The terms for the rental property we financed in Panama in 2000 required a down payment of 20%. Panama banks willing to lend to non-resident buyers today will require a higher down payment. In fact, you’re not likely to get an 80% LTV anywhere in the world today as a non-resident buyer or even as a legal resident if your income is derived from outside the country where you’re looking to buy.
In addition to putting down at least 30% to get bank financing in Panama, you’ll also have to buy a local life insurance policy naming the bank as beneficiary in the event of your death (as you’ll be required to do in most countries), and your interest rate will be 1% higher than the going local rate.
The interest rate surcharge is for mortgages on a second home or commercial property, and it’s imposed by law rather than bank policy. When lending to you as a non-resident, the bank assumes that the property you’re borrowing to buy won’t be your primary residence. If you’re moving to Panama and do plan to live in the property, explain this to the bank to avoid the extra 1% interest.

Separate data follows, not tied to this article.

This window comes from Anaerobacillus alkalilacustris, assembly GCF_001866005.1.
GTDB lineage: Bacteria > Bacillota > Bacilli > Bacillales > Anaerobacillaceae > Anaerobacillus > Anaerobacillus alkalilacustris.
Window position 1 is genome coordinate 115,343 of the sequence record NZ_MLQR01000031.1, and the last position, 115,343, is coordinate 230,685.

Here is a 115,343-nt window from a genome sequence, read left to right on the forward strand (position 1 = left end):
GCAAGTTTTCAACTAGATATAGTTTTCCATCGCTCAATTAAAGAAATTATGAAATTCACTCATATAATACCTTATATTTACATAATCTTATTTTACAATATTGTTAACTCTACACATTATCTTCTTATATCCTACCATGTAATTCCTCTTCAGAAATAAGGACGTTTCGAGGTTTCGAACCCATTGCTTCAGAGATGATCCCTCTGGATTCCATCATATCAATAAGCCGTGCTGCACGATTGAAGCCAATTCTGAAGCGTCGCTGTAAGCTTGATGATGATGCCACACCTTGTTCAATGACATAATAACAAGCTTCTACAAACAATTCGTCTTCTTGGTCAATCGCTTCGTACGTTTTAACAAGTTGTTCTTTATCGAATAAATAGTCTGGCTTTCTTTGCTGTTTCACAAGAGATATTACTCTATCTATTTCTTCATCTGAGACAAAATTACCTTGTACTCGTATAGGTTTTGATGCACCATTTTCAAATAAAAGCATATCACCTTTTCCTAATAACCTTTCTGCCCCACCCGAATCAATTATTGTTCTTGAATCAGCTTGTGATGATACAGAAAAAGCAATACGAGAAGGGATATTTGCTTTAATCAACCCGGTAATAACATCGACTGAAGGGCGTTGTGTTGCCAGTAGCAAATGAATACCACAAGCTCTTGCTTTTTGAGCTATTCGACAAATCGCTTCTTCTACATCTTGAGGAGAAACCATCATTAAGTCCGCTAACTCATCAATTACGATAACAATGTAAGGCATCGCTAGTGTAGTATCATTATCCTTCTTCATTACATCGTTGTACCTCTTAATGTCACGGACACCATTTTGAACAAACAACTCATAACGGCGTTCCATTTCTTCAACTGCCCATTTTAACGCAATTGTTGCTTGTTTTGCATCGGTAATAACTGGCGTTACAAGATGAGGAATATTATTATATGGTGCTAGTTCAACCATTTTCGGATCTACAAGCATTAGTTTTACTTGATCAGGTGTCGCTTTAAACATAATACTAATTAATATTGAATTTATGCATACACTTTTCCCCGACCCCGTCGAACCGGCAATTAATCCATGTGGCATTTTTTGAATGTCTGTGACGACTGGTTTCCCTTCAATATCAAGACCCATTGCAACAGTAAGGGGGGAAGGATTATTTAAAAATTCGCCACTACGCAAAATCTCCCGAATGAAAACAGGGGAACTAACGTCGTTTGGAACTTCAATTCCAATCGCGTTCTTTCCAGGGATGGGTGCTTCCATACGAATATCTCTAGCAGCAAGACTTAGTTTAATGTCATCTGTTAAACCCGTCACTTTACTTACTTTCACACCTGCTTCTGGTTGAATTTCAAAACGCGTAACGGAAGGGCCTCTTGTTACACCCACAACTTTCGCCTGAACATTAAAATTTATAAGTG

Even with the 1% surcharge, your mortgage rate won’t be outrageous, but it will be higher than U.S. rates. Expect about 7%. The rate, whatever it is, will be variable, as fixed interest rates are uncommon outside the United States.
Panama banks use the same criteria as U.S. banks to assess your financial situation, including your U.S. credit score. They process payment and debt-to-income ratios in the same way… with one critical difference.
Panama banks consider the limit on any credit card as debt even if you’re not carrying a balance on that card. It’s an extremely conservative approach and creates problems even for Panamanians now that they all have credit cards, too.